“Fiction is a lie that tells us true things” is a quote from Neil Gaiman’s foreword to Ray Bradbury’s Fahrenheit 451.
I always read the front matter before I embark on any book. Much careful thought goes into forewords and acknowledgements in my humble opinion. And when a statement like Gaiman’s jumps out of the e-page at you at 3 am, you, if you are anything like me, sit up and take notice.
And yes, write it down on that little notebook by the bed.
But, why oh why was I reading Fahrenheit 451 at 3 am? Because I’d taken up the Literary Taxidermy challenge earlier this year: to take the opening and closing lines of said novel - and stuff my own words in between.
Oh what joy this challenge was, to find new characters to blossom, to explore settings, to discover emotions. And find a course for these components from opening to closing lines. Not wondering how you would get there, or how you would move everything from A to Z with the limited word count. And to feel just a tad uncomfortable.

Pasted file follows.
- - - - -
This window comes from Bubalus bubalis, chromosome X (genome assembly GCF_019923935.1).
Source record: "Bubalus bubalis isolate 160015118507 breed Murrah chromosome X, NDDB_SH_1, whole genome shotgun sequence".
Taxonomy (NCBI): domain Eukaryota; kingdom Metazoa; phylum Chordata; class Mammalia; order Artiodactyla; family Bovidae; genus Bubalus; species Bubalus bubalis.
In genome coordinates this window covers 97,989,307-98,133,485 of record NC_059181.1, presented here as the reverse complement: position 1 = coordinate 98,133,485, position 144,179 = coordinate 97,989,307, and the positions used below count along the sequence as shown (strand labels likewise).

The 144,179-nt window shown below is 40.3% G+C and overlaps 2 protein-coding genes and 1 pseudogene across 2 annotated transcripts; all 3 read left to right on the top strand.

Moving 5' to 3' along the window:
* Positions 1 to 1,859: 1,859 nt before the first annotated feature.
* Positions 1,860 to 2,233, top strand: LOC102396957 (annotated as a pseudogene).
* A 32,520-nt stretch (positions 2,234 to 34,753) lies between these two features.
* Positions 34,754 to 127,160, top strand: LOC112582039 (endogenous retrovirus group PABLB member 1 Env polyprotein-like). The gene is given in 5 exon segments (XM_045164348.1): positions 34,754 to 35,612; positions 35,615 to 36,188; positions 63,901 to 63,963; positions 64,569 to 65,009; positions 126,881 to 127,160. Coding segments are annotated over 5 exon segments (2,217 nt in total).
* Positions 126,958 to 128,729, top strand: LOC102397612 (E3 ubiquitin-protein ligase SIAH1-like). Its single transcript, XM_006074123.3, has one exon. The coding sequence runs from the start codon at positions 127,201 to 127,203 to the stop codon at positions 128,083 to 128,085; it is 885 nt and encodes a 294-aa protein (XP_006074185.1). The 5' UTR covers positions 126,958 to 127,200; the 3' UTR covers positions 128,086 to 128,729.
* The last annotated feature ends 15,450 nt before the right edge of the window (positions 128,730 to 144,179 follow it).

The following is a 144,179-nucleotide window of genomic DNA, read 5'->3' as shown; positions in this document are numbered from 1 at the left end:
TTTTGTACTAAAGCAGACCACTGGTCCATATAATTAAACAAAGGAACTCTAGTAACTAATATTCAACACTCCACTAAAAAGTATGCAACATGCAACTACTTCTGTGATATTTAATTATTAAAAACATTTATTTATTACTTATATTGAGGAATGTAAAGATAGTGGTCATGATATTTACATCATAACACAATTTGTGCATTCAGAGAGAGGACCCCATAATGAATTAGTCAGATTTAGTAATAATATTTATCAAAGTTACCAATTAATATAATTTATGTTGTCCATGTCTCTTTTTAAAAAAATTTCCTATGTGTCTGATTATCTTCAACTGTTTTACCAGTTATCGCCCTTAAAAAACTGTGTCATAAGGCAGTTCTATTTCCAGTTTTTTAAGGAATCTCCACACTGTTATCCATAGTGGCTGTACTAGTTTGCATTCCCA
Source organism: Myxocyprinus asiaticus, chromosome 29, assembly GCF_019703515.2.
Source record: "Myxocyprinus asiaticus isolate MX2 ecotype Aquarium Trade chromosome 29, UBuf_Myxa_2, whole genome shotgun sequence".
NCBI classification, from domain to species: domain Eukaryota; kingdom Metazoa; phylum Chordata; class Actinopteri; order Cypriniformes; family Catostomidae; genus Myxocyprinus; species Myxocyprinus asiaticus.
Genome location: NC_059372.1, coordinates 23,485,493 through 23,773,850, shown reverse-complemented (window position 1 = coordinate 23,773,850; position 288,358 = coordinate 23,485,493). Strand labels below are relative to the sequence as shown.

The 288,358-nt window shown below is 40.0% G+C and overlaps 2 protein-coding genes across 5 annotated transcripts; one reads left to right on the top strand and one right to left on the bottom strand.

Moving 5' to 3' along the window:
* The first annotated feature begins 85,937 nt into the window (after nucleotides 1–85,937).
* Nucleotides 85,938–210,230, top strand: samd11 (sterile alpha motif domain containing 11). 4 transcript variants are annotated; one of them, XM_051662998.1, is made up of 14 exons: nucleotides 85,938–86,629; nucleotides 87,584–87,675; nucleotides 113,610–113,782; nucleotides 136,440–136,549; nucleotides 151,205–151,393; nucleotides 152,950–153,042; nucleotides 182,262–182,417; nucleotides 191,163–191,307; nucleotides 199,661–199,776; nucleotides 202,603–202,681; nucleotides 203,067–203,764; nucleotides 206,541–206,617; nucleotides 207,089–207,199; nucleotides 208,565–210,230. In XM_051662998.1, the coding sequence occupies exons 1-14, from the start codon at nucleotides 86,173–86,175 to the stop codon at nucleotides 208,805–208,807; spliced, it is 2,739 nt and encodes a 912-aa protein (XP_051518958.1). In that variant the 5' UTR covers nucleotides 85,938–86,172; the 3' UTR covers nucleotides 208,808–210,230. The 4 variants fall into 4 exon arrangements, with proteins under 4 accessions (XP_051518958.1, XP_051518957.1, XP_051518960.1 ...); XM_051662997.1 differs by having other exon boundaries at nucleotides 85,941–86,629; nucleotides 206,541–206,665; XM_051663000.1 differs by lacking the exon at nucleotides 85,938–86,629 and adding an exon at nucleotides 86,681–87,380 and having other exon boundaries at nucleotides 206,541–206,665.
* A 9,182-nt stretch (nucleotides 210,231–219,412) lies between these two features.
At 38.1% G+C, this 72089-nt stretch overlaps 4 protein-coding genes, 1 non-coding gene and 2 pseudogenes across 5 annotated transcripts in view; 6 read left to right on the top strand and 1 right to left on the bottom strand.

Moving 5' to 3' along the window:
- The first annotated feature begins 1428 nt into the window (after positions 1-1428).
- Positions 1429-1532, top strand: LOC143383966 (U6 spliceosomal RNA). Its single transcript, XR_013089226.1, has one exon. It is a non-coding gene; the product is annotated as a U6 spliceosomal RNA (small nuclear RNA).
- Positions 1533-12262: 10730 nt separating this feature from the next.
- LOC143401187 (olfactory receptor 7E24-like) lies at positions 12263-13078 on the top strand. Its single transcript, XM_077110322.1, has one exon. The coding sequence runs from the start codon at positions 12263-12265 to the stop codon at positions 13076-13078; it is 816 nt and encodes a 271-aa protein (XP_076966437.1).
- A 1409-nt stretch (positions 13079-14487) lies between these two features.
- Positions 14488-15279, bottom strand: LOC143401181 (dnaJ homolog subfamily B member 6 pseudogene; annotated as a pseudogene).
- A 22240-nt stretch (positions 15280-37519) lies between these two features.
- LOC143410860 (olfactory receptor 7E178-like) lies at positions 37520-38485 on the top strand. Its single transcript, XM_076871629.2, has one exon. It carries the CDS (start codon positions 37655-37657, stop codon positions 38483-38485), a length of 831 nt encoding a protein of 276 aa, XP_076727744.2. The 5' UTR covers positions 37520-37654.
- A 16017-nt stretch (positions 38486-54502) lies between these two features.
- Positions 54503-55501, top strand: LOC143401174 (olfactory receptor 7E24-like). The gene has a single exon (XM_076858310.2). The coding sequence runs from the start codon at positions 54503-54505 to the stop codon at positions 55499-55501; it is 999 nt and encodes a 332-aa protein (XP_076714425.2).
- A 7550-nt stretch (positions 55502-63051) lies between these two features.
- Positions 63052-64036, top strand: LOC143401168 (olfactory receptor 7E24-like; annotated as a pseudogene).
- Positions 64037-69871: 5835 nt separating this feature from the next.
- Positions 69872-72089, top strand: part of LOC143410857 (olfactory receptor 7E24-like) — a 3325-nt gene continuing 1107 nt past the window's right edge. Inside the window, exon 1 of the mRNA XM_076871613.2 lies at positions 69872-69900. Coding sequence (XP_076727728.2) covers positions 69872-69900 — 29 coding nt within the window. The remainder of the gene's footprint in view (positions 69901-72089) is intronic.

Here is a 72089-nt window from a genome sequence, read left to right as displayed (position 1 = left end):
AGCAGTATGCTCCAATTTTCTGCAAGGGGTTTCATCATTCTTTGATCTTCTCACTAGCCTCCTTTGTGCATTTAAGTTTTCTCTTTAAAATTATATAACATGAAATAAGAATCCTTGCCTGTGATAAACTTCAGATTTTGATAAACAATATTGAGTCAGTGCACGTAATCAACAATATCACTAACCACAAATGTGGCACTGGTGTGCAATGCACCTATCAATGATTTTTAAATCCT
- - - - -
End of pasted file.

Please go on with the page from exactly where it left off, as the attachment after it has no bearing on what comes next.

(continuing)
I re-read my submission this week (after that Gaiman light bulb moment) and, in spite of those constraints of the challenge, I found I had, subconsciously, immersed so many truths in my fiction.
It was a moment of realisation. Of understanding why I write fiction. Why I feel I must tell these stories. And why I must trust my instincts to tell things in my own way. I suspect I do this a lot.
I am appreciative of the gauntlet thrown down by the Literary Taxidermy challenge and admit I wouldn’t have a. written the story at all, or b. read Bradbury (and thereby missed the foreword) without that challenging lure.
But most of all I’m thankful for this shift in my deeper understanding of fiction.